The Italian restaurant had been a blur of activity. Chefs furiously cooked pizza and pasta at both ends in the store, waiters busily took phone orders plus a procession of food couriers gathered deliveries. There is one problem: few in-store dinners had food on his or her table.
By my count, at the very least two-thirds of restaurant patrons were expecting food. Some had that, “please feed me before I faint” look. Others were “hangry” (hungry-angry) from too little food, overpriced menu plus a flood of delivery orders that crushed the kitchen.
Virtually every pizza cooked went in a home-delivery box and pastas were stacked loaded with plastic containers and delivery bags. I don’t know if the restaurant prioritised where to purchase forskolin or if perhaps the orders just fell that well. Nevertheless in-store dining seemed a lesser priority.
I have got seen the same problem a few times this current year. Popular restaurants are increasingly being swamped by online or phone orders and struggling to balance the requirements of in-store diners using their takeaway or home-delivery customers.
I suspect more family restaurants will forget to conform to increase in online food ordering and delivery – and unwittingly wreck their in-store experience and brand.
Will it be taking longer to obtain food ordered in restaurants?
Are definitely more orders being made for pick-ups or home delivery?
Do you feel in-store dining is starting to become less appealing as more restaurants gear up for online orders and deliveries.
It is actually fascinating to view smaller restaurants conform to the meal-ordering boom that Menulog and delivery companies such as Foodora, Deliveroo and Uber are driving.
The suburban restaurant that catered to local residents and possibly a compact takeaway market now serves a more substantial market via online food-ordering platforms. Some even promote their business to some wide radius of suburbs, creating a potential consumer base they cannot want to serve properly.
Their kitchens will not be set up to handle numerous online orders right away, they don’t have enough staff whenever they need them, in addition to their in-store dining and internet based components are often poorly co-ordinated.
Their cost base and enterprise model is still built around in-store dining, although even more of their revenue is on its way from online orders. One local restaurant owner informed me 80 % of meals they cook have become for home deliveries or pick-ups.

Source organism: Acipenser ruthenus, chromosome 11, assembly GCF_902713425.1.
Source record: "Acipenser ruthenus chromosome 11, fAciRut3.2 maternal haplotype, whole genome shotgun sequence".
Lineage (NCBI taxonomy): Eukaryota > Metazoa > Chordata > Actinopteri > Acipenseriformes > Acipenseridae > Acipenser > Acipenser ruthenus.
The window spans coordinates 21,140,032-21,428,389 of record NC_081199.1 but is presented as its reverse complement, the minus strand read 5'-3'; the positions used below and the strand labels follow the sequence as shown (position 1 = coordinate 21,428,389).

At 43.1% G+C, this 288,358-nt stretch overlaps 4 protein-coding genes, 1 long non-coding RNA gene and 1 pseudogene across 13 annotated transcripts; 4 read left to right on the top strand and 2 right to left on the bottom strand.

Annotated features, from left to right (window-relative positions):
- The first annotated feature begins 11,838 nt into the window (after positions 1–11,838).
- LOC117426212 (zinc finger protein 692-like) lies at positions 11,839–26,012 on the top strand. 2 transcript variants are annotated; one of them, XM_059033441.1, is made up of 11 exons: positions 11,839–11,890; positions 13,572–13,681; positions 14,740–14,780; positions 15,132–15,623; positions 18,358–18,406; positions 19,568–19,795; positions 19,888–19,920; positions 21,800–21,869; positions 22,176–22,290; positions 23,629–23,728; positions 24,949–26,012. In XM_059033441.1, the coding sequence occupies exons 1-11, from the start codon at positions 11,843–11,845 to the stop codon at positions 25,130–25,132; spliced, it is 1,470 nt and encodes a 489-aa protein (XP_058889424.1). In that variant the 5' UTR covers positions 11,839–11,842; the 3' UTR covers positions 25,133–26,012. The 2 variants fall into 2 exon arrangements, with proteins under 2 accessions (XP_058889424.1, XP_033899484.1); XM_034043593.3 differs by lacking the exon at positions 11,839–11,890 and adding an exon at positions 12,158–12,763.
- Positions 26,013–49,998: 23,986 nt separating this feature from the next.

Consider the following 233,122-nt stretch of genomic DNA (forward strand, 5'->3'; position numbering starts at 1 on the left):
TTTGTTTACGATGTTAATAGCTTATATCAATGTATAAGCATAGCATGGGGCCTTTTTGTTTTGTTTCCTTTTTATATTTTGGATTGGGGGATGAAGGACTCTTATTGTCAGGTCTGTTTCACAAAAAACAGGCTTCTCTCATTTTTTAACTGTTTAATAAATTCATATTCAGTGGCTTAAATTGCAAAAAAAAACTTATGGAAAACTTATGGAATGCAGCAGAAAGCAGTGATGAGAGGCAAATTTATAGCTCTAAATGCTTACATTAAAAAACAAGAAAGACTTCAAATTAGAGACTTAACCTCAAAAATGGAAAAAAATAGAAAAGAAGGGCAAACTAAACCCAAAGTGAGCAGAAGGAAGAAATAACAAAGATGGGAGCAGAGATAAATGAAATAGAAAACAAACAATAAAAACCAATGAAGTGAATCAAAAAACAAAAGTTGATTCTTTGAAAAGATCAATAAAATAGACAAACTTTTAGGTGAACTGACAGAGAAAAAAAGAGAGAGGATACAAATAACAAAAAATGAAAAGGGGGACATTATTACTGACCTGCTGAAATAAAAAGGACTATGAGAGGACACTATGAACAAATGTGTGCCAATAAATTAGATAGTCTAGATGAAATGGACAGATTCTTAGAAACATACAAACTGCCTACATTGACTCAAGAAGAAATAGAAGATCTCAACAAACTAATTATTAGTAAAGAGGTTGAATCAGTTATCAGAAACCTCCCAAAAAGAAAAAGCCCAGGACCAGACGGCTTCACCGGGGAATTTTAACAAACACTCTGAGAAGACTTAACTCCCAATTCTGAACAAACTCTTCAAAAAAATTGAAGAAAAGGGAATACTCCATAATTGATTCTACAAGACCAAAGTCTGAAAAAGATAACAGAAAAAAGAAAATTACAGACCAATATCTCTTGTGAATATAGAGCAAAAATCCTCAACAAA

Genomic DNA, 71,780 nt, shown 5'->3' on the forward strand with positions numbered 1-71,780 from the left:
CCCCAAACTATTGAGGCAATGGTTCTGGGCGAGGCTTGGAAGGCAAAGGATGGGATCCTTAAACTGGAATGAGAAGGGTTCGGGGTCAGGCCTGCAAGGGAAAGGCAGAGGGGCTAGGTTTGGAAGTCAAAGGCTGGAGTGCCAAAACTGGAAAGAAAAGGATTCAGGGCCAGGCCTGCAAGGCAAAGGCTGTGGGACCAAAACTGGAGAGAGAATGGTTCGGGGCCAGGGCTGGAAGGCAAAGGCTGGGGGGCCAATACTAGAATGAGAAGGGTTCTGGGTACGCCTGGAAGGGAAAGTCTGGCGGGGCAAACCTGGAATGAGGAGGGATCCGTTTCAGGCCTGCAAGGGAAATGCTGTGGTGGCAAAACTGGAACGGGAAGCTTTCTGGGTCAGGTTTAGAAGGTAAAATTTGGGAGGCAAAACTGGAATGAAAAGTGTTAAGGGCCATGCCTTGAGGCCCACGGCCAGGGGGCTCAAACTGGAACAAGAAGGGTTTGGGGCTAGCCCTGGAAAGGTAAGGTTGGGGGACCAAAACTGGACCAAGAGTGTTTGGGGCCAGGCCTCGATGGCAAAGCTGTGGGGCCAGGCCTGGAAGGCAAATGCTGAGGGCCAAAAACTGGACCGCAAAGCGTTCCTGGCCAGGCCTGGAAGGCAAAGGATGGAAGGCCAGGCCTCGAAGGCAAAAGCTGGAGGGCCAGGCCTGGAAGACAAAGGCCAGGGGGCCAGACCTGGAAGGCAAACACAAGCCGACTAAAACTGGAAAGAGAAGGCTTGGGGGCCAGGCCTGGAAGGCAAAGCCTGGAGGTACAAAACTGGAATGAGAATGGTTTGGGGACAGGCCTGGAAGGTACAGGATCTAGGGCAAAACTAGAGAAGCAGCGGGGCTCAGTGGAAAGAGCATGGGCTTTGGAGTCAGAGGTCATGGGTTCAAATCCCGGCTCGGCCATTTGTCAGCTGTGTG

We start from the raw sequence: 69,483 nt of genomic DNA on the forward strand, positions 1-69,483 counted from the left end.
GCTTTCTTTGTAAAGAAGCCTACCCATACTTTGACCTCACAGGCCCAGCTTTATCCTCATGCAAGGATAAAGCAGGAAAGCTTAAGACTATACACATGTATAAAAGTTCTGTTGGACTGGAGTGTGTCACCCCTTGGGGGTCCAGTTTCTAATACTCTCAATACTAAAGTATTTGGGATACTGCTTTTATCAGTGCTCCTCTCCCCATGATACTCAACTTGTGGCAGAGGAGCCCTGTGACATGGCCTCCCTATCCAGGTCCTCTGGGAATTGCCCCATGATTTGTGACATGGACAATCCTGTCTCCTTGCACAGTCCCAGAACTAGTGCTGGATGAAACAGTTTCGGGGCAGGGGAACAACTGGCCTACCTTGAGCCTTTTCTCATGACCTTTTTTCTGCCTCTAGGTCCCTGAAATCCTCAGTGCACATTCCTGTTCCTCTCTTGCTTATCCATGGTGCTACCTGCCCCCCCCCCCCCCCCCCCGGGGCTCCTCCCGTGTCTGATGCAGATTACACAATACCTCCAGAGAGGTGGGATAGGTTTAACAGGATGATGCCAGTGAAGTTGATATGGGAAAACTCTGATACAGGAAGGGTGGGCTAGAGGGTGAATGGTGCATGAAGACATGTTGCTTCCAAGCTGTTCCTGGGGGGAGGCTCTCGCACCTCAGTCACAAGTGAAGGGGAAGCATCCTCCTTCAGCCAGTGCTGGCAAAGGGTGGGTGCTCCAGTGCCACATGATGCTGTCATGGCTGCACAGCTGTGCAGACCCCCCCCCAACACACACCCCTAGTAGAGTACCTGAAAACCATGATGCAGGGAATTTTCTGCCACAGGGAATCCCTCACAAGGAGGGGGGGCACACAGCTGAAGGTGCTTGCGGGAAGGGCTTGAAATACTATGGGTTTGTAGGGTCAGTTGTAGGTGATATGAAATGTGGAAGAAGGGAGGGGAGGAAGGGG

Granted, this is a good problem for smaller restaurants. Individuals who successfully market via food-ordering platforms have found a bigger client base and surviving inside a difficult, competitive market. Needless to say, they want as many online orders as possible.
The possibilities of churning out meal after meal for any takeaway market, often at just a little discount to in-store dining, looks much more lucrative than relying on in-store diners.
The prospect of churning out meal after meal for a takeaway market, often at only a tiny discount to in-store dining, looks a lot more lucrative than counting on in-store diners, waiters, and the price and hassle that accompanies that. And much less risky.
But smaller restaurants have to consider how continued fast rise in online food ordering and deliveries will change their industry, and adapt. People who respond by only cooking more and more meals, with similar business structure and infrastructure, could eventually damage their subscriber base.
My guess is because they will alienate in-store diners and push many people towards ordering deliveries or buying pre-cooked meals. It’s no great surprise that David Jones plans a big push in this region: the marketplace is ripe for higher-quality, pre-prepared meals.
Overseas, food delivery giant Deliveroo, reportedly worth over $US1 billion, is opening kitchen spaces in places not well-served by restaurants – a technique it calls “food delivery 4.”. It’s changing how takeaway foods are prepared.
Deliveroo and also other food-technology innovators will see the opportunity: more people will order food on the web and already have it home delivered, and cook less, in future years. However the marketplace is still geared mostly towards people ordering and consuming (or getting) food in-store.
As I’ve written before with this column, smaller restaurants have to rethink their method of the meal-ordering boom: virtual brands, shared kitchens, industrial-style cooking facilities 46dexipky smaller menus (which are faster to cook) for that online market.
Store layouts must change: separate areas for food couriers far from in-store patrons, different kitchen configurations, as well as other staffing in busy periods. And more contemplated how in-store diners are served, or regardless of if the business should downscale here.
Yes, there will definitely be requirement for in-store dining and many restaurants do a great job. But as increasing numbers of in their revenue arises from online orders in future years, the business should adapt faster to capitalise with a fantastic opportunity.
Up to now, the only real people being disrupted through the online food-ordering boom look like in-store diners – as well as in time, the large supermarkets as people cook less.